The academic also is constantly tempted to believe that his or her degree has bestowed an uncommon competence in all areas of life. He or she is more politically aware than the non-academic. My vision of education, of health care, of the relationship between the Church and the university–well, it’s obvious it should be accepted once you recognize my pedigree. After all, I graduated from “X.” Others are more than welcome to participate in my vision of the world, as long as you agree to apprentice under my intellect. And call me Dr.
Unto itself, belonging to the academy is a temptation for those who seek to practice the art of self-giving love. Yet, at the Catholic university, these temptations take on a particular danger for the theologian. The theologian is not simply a student of texts, of ideas, of intellectual propositions. Rather, he or she devotes the intellect to an inquiry into the mystery of Christian faith.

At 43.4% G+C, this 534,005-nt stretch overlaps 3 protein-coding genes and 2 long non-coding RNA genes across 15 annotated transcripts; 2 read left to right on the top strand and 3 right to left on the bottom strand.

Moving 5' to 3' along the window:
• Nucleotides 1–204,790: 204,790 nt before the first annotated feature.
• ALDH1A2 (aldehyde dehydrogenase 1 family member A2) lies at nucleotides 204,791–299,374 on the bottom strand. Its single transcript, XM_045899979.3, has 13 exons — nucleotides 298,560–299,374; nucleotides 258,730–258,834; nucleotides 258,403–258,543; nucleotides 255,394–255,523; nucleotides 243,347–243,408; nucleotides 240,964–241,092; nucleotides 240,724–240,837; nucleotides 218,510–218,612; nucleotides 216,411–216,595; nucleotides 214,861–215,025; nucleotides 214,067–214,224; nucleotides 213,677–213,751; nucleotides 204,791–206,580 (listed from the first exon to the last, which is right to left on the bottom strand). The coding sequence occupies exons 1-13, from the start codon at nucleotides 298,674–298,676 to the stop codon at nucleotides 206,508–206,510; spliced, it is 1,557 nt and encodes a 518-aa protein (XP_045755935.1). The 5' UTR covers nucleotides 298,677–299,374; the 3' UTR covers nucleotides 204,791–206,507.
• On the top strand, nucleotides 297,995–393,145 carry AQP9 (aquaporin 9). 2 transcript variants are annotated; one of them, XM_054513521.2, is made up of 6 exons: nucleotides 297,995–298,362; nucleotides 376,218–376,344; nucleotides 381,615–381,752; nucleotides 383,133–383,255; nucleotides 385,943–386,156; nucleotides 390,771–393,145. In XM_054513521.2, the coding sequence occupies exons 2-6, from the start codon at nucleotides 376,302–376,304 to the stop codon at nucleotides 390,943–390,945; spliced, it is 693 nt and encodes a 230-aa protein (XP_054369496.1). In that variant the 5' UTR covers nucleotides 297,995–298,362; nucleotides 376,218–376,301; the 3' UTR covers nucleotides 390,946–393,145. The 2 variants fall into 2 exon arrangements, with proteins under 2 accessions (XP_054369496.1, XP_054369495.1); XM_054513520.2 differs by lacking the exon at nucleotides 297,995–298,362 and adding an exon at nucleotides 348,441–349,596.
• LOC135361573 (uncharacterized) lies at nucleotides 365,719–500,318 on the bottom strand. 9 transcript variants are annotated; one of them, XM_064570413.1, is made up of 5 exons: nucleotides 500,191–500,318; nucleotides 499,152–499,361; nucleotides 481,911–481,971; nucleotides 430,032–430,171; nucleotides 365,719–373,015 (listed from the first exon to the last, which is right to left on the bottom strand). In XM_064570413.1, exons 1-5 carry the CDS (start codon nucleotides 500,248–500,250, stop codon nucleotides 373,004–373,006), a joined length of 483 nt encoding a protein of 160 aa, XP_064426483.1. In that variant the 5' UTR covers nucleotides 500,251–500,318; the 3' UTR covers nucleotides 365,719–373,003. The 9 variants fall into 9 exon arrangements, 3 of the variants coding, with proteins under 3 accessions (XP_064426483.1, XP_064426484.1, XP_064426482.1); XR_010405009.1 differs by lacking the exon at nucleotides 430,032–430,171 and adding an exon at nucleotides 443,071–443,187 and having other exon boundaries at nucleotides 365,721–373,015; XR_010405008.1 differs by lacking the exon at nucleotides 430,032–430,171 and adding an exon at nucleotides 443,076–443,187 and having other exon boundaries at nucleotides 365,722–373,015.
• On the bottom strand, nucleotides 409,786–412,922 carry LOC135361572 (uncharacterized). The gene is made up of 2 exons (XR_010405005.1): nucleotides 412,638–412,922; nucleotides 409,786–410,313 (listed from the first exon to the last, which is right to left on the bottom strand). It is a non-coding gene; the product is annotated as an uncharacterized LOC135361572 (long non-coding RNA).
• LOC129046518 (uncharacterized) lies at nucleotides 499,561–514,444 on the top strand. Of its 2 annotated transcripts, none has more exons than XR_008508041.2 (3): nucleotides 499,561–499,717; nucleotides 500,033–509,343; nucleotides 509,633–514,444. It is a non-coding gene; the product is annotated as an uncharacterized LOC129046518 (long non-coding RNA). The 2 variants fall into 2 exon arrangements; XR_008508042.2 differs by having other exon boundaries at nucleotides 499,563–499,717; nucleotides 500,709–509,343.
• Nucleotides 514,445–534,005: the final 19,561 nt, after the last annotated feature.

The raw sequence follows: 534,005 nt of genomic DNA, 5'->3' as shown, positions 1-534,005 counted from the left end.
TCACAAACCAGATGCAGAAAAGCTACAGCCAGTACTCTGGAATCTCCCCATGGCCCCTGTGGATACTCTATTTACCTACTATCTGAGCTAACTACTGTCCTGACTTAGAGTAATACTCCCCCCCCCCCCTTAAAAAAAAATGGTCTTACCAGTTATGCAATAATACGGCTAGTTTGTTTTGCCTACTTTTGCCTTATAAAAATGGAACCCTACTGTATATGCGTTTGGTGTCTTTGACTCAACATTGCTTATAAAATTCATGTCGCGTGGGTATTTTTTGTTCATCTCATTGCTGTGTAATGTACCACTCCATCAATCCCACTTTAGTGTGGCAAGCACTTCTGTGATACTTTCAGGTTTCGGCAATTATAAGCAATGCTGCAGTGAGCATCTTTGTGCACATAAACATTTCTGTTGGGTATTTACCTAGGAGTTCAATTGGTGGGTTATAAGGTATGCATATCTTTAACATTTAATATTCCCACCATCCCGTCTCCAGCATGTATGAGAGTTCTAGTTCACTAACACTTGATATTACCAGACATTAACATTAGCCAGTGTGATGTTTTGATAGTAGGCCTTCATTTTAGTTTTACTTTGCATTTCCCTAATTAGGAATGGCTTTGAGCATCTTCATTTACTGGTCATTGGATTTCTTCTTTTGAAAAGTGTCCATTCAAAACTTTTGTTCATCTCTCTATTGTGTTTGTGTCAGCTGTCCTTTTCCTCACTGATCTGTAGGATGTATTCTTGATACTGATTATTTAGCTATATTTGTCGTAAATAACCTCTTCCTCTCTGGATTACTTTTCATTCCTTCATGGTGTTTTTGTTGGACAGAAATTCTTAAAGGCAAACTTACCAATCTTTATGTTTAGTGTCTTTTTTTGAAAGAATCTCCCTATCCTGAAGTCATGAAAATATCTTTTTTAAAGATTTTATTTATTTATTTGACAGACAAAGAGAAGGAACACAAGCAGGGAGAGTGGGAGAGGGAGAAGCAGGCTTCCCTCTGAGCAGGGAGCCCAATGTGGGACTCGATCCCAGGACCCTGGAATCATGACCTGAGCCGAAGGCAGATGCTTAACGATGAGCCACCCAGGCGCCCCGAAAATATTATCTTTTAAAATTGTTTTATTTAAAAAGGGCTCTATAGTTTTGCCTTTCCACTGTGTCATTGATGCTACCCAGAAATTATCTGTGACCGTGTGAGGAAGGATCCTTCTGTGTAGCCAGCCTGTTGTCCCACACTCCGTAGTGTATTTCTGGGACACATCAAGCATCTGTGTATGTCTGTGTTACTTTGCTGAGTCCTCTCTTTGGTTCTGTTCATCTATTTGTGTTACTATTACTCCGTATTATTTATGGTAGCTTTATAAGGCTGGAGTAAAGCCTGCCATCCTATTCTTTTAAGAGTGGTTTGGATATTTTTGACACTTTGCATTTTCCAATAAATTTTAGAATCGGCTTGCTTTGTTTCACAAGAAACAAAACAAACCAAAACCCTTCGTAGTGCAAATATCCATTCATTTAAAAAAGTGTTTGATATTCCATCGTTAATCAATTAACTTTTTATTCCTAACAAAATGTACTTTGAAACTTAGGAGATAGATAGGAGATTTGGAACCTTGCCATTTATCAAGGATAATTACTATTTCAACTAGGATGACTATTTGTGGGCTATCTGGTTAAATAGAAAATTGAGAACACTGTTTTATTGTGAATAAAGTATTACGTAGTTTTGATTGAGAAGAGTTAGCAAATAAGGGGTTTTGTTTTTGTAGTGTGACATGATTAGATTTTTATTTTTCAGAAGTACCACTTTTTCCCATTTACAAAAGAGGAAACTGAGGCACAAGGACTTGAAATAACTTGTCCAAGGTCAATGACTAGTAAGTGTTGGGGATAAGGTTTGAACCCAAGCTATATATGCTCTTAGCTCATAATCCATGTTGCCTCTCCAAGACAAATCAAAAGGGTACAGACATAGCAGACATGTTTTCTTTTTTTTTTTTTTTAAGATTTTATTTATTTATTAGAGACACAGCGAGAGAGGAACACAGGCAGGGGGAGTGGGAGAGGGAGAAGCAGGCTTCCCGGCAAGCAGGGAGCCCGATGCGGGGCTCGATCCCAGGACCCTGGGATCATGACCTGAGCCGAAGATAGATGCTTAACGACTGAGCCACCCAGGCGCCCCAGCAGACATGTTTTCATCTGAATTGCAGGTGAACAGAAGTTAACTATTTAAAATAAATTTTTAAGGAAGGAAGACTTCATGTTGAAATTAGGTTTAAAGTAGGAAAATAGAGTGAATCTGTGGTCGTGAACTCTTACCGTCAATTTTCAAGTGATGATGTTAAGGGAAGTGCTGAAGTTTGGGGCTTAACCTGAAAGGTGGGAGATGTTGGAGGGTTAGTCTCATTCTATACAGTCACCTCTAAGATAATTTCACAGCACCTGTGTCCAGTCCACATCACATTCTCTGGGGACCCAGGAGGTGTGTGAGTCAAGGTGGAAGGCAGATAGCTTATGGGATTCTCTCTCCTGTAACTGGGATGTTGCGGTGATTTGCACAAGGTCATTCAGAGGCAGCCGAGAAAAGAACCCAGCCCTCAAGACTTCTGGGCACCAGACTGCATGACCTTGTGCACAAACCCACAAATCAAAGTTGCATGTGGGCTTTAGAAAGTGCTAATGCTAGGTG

For this reason, the temptations of the academy are risky for the theologian. The theologian may begin to falsely imagine that his or her work is the definitive interpretation of such divine mysteries. That only I have penetrated into the mind of God. Other visions of reality, as viewed through theological categories different from my own, must be deconstructed. My ideas will not simply give a renewed vigor to the political or economic order but will save the Church, her hierarchs, and the unsophisticated who are members of this body. Anything practical or personal or spiritual or catechetical might be fine for the simple. But for those of us with a Ph.D., we have moved beyond such basics.
The classroom is a perilous place for those of us belonging to this guild. We may grow angry that our students do not awaken to the vision that we present. We may learn to forget that the texts that we employ, the ideas that we present, are not part of some intellectual game alone. Rather, they point toward a narrative of divine love, one in which the entirety of humanity is to be saved through the love of God poured out over the cosmos. We may forget to awaken our students to the beauty of this narrative, allowing our own intellectual and spiritual wounds, to manifest themselves in bitter teaching. We may fail to remember that in the classroom the very lives of our students are at stake not simply their grade.